Helping Individuals Who Have Been Hurt By Others

Why people sometimes overlook brain injuries after a crash

On Behalf of | Feb 22, 2024 | Personal Injury

Some car crash injuries are minor, and others require immediate transportation to a hospital. Someone with a broken bone likely knows that they require treatment as soon as possible. People generally assume that more serious injuries are easier to notice, but that is not always the case.

In fact, people can potentially overlook the signs of some of the most concerning medical challenges caused by motor vehicle collisions. A traumatic brain injury (TBI) could create life-altering symptoms. People sometimes become dependent on life support machinery. Other times, they develop changes in personality or motor function challenges.

Yet, oftentimes, people leave the scene of a crash unaware that they have incurred a TBI. Why do people fail to notice the signs of a brain injury after a crash?

Symptoms take time to develop

Frequently, brain injury symptoms are not immediate. It takes a while for the swelling or bleeding inside the skull to cause noticeable symptoms. Initially, people may simply feel a mild headache or a sense of exhaustion. Those seemingly minor symptoms may develop into more concerning signs of a TBI as the injury progresses. Many people realize several days or even weeks after a car crash that they hurt their brains when the collision occurred.

The body covers up early symptoms

The pain and other symptoms likely early after someone incurs a TBI are also easy to overlook because of how the body responds to a car crash. The brain does not differentiate between different types of life-threatening trauma. Instead, it floods the body with the same chemicals after a car crash that it might have used to help someone escape a predator thousands of years ago. Those chemicals give someone a boost of energy and also dull their sense of pain, potentially allowing them to flee a dangerous situation.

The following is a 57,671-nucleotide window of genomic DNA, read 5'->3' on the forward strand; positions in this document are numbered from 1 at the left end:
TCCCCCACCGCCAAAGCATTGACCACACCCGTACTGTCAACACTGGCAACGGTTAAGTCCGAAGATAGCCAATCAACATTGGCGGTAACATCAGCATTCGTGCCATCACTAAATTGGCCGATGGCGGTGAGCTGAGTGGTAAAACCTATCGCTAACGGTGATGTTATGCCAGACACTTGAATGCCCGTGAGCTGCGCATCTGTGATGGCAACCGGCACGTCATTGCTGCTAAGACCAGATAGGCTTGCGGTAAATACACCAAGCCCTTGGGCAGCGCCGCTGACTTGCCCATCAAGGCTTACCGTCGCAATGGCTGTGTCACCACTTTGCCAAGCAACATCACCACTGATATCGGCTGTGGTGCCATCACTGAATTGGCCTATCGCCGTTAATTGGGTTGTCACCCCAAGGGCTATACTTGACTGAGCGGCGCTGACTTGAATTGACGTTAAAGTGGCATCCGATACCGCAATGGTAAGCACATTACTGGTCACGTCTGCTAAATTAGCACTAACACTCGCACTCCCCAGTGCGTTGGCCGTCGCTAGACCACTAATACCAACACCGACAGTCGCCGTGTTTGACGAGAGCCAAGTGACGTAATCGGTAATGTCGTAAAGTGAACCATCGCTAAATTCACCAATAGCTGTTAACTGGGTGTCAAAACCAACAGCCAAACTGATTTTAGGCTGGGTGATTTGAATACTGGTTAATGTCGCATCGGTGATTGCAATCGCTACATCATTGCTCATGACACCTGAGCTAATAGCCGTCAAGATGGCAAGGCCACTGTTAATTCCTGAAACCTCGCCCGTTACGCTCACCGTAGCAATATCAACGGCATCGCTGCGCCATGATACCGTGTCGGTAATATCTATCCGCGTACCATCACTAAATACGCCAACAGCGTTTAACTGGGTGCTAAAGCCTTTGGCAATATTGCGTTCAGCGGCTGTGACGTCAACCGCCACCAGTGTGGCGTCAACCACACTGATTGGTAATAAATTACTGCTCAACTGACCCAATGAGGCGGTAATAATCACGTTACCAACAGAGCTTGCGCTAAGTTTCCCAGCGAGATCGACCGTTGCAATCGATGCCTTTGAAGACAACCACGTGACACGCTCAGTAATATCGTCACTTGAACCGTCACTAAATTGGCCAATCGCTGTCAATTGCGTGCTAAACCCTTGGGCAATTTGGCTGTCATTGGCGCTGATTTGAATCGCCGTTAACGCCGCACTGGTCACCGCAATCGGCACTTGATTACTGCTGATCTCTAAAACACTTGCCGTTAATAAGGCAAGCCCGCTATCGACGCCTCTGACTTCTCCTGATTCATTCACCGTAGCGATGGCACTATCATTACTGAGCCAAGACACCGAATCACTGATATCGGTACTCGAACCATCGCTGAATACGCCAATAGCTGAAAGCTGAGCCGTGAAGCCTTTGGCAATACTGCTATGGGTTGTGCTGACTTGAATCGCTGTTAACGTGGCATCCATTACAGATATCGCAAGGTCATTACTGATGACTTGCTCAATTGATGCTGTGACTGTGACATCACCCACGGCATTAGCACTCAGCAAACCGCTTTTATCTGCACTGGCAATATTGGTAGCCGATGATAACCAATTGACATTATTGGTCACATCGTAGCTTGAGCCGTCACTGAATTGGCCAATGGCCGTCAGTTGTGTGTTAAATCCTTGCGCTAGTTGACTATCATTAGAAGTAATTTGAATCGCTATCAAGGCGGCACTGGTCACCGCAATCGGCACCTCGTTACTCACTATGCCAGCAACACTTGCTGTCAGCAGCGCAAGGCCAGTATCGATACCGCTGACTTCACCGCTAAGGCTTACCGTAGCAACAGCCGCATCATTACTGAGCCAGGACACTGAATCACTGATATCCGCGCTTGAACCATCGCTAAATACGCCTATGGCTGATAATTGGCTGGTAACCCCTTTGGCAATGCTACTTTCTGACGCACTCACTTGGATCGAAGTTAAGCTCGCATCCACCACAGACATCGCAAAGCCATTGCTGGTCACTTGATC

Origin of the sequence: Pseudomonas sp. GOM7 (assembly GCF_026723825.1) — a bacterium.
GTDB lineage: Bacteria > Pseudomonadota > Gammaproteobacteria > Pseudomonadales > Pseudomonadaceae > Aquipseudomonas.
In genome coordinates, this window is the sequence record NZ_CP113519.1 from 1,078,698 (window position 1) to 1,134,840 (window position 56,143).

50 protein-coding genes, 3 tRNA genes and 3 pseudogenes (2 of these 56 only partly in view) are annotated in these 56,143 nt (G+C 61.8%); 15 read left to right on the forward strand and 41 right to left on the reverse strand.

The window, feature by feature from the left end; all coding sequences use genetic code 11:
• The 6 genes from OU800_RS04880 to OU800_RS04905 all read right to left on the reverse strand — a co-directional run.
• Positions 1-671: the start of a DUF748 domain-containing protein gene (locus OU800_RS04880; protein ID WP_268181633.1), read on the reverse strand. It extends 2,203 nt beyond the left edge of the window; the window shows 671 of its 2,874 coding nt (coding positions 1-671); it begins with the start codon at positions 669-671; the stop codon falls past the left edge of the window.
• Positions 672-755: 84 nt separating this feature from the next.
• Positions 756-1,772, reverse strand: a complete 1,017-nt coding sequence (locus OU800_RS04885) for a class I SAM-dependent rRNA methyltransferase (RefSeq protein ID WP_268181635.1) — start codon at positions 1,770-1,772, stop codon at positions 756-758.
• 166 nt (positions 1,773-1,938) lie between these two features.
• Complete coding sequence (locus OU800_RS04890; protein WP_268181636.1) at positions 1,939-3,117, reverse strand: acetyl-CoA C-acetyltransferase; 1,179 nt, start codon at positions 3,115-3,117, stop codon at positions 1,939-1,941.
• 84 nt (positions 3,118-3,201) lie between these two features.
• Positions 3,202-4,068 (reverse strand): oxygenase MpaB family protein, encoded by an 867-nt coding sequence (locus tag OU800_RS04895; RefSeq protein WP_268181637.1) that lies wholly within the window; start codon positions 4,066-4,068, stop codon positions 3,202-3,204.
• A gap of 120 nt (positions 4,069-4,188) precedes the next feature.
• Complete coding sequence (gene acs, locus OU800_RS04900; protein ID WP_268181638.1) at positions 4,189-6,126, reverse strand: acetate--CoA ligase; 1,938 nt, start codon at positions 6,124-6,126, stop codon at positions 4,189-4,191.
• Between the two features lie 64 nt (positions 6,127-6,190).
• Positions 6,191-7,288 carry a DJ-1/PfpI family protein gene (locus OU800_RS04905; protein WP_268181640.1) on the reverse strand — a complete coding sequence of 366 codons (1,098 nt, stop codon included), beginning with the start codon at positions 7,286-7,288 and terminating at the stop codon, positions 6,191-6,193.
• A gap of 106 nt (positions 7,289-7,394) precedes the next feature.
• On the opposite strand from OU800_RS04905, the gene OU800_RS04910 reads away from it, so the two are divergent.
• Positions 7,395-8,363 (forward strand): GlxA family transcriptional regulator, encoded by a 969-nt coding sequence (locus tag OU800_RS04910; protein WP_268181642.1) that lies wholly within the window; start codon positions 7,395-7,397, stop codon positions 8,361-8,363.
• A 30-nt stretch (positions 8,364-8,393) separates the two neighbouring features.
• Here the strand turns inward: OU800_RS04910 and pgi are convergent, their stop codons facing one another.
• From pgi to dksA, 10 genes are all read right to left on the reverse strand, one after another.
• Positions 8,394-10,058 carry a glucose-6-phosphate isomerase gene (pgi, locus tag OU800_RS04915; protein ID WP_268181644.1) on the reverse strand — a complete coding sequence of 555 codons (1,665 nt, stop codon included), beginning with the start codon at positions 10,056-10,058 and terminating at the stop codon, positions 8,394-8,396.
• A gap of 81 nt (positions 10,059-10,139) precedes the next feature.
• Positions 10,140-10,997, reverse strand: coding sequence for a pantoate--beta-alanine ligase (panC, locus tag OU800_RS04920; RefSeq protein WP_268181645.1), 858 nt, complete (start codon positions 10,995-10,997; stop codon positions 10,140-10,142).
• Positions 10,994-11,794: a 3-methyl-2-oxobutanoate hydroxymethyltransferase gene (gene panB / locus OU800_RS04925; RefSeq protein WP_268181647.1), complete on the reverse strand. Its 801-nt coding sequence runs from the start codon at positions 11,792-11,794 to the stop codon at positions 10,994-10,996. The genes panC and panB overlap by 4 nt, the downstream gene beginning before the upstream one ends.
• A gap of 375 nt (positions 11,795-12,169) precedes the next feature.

Unfortunately, covering up the signs of pain that follow a brain injury might lead to someone claiming at the scene of a crash that they are unhurt. Those individuals might then have a much more difficult time securing appropriate compensation from insurance companies later. The longer the gap between the crash and someone’s diagnosis, be easier it may be for an insurance company to claim that someone hurt themselves after the collision.

Given that it is easy for people to overlook TBI symptoms after a crash, the best response to a collision often involves seeing a physician for diagnosis as soon as possible after a crash. A physician can evaluate someone for signs of a TBI and could potentially catch early warning signs. Those who receive diagnosis and treatment early may have a better prognosis and an easier time cleaning financial compensation for their injuries.